CATWOMAN Answered BATMAN's Proposal - Now What? SPOILERS

"Batman #32" page
Credit: Mikel Janin/June Chung (DC Comics)

Spoilers ahead for this week's Batman #32.

In this week's Batman #32 by Tom King and Mikel Janin, Bruce Wayne finally got an answer to the marriage proposal he sprung on Selina Kyle back in Batman #24.

She said yes.

Credit: Mikel Janin/June Chung (DC Comics)

The proposal, which had Bruce getting down on one knee and using the same diamond she originally stole at their first meeting, was a significant moment for fans of the couple, but most didn't get up their hopes for an engagement.

Now, with a "yes" on the table, the next question for comic book fans is: Will the two characters really go through with a wedding?

Newsarama takes a look at the reasons why DC might go through with a marriage between the two characters, and the reasons they probably won't.

Credit: Mikel Janin/June Chung (DC Comics)


Why They Might Get Married

Credit: Joe Staton/Bob Layton (DC Comics)

The marriage of Bruce Wayne and Selina Kyle isn't exactly a brand new concept. It's actually been done before, although in a story that was shuttled off to an alternate world known as Earth-2. In that story, Bruce and Selina's marriage resulted in the birth of their daughter Helena, who became Huntress, a hero in her own right.

While pulling from those old, Earth-2 'Bat-Cat relationship' stories for the current Batman might seem overly nostalgic, King's run on the book has already referred to some of the characters' more nostalgic moments. Even regarding their history together, King's version incoporates both their 1940 meeting (when Selina stole the aforementioned diamond) and their other first meeting from "Year One" (before Bruce even became Batman).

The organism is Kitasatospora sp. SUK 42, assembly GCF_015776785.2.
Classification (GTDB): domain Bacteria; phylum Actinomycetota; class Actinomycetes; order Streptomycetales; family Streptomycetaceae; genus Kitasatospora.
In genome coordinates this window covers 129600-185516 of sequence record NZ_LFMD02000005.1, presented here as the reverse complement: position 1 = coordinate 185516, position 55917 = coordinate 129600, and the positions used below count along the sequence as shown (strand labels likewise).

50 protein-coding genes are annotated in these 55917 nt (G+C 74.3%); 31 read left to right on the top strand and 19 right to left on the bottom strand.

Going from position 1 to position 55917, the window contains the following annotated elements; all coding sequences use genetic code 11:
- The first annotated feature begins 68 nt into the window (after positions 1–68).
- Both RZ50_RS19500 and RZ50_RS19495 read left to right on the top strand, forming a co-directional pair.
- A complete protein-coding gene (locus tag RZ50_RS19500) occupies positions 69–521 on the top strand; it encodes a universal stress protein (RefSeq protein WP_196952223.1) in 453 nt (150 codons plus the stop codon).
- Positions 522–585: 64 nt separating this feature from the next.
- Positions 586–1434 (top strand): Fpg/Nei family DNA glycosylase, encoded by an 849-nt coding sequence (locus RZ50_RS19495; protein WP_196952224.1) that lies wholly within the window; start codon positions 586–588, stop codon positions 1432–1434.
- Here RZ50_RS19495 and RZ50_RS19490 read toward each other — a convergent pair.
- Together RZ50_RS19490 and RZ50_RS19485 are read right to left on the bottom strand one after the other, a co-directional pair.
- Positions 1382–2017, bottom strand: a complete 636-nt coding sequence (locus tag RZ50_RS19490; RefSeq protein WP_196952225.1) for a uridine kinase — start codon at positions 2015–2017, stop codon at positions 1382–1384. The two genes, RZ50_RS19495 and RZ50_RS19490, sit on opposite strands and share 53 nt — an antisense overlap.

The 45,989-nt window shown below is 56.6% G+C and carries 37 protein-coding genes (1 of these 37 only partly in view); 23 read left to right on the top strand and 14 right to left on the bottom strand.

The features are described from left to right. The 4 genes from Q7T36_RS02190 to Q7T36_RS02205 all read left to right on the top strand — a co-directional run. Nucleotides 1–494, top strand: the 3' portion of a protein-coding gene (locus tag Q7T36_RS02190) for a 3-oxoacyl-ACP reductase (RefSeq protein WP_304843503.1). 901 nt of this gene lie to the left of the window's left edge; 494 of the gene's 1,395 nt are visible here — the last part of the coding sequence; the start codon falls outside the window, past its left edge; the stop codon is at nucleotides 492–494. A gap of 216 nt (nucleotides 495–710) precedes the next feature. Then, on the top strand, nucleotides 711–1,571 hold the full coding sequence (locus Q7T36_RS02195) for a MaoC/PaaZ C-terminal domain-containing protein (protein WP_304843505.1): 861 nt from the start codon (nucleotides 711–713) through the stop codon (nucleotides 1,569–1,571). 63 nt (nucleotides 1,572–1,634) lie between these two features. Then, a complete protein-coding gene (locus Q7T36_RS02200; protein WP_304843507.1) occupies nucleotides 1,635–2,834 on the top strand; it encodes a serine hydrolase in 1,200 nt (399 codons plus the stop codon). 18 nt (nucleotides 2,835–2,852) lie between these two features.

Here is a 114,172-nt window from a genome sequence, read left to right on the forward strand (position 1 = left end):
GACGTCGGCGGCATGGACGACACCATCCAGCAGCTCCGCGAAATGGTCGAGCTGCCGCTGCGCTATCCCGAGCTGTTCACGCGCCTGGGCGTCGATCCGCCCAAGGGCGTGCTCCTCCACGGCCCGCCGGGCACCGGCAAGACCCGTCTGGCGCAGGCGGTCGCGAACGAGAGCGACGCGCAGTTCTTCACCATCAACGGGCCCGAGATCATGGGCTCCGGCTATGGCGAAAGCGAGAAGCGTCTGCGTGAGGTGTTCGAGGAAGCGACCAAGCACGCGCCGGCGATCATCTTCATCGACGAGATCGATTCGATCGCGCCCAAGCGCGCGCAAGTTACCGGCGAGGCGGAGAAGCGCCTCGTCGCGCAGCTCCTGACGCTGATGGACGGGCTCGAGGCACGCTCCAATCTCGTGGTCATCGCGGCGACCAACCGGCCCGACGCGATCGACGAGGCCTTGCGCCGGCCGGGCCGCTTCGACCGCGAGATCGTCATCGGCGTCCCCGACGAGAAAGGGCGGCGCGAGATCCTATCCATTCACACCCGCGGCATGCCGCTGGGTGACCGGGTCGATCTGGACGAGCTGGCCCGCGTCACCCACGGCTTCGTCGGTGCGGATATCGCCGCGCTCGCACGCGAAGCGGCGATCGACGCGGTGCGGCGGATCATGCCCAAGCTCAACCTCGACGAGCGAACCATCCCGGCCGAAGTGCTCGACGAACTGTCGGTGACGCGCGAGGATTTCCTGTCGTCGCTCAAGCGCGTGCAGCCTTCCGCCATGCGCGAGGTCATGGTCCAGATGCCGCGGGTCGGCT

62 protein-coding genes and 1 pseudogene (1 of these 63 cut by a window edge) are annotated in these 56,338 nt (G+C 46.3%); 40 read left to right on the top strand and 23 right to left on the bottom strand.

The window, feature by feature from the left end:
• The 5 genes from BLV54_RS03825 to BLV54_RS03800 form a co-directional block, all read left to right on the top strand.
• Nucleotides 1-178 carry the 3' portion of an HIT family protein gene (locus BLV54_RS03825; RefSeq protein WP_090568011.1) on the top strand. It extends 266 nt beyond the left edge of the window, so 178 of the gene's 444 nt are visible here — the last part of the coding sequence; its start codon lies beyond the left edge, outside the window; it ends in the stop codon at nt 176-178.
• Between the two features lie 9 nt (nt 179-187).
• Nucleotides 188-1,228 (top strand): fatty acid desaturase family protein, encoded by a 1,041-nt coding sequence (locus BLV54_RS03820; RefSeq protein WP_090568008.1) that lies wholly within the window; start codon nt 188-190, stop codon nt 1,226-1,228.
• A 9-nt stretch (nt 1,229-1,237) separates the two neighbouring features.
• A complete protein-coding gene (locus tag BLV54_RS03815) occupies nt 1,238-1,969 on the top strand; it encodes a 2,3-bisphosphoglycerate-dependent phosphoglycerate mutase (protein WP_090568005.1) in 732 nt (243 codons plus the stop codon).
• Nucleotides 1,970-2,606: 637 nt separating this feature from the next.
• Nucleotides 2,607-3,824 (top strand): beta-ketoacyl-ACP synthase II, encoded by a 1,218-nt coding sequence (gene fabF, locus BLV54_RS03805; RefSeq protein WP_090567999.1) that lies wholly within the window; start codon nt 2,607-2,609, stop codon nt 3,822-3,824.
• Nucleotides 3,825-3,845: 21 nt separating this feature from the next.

So if older stories of Catwoman and Batman are being honored in the preset-day continuity, it's certainly possible that the couple's marriage could return.

The marriage also seems more likely because of the precedent set by the DC on Superman. After claiming that the marriage of Clark and Lois limited the character, DC did a 180-degree turn in recent years.

Credit: Rag Morales/Brad Anderson (DC Comics)

DC writers had been talking for years about possibly eliminating Clark's marriage, and in 2011, when DC rebooted its entire universe, the company finally gave single Clark and single Lois a try. At the time, DC Co-Publisher Dan DiDio said the change would make Superman "more accessible." With the baggage of continuity weighing him down, DiDio said "we've lost some of the character and the ability to tell stories with that character."

"If we had him married to Lois right now, he would always have a strong base to work from. We wanted to explore much bigger and wider stories with him," DiDio said, possibly referring to a storyline during that era that saw Superman dating Wonder Woman.

However, current DC continuity has Superman and Lois Lane married again. In fact, they're not only married, but they have a son named Jonathan and share a markedly happy home life.

Speaking of sons, that's another reason DC might throw caution to the wind and go through with a Batman-Catwoman marriage. They've already taken a risk by giving Batman a biological son. Although editorial originally intended to have the son die in-story (and he actually did, and stayed dead for a while), Batman's son Damian is now alive and well - and is an accepted part of DC continuity.

So if Superman can have a wife and son, and Batman can have a son, why can't Bruce Wayne have a wife?

Credit: Mikel Janin/June Chung (DC Comics)


Why They Might Never Get Married

Credit: J.H. Williams 3 (DC Comics)

But most fans question the commitment by DC to marry the two characters because there's been a sort of unwritten rule surrounding Batman for many years: He's just not allowed to be happy.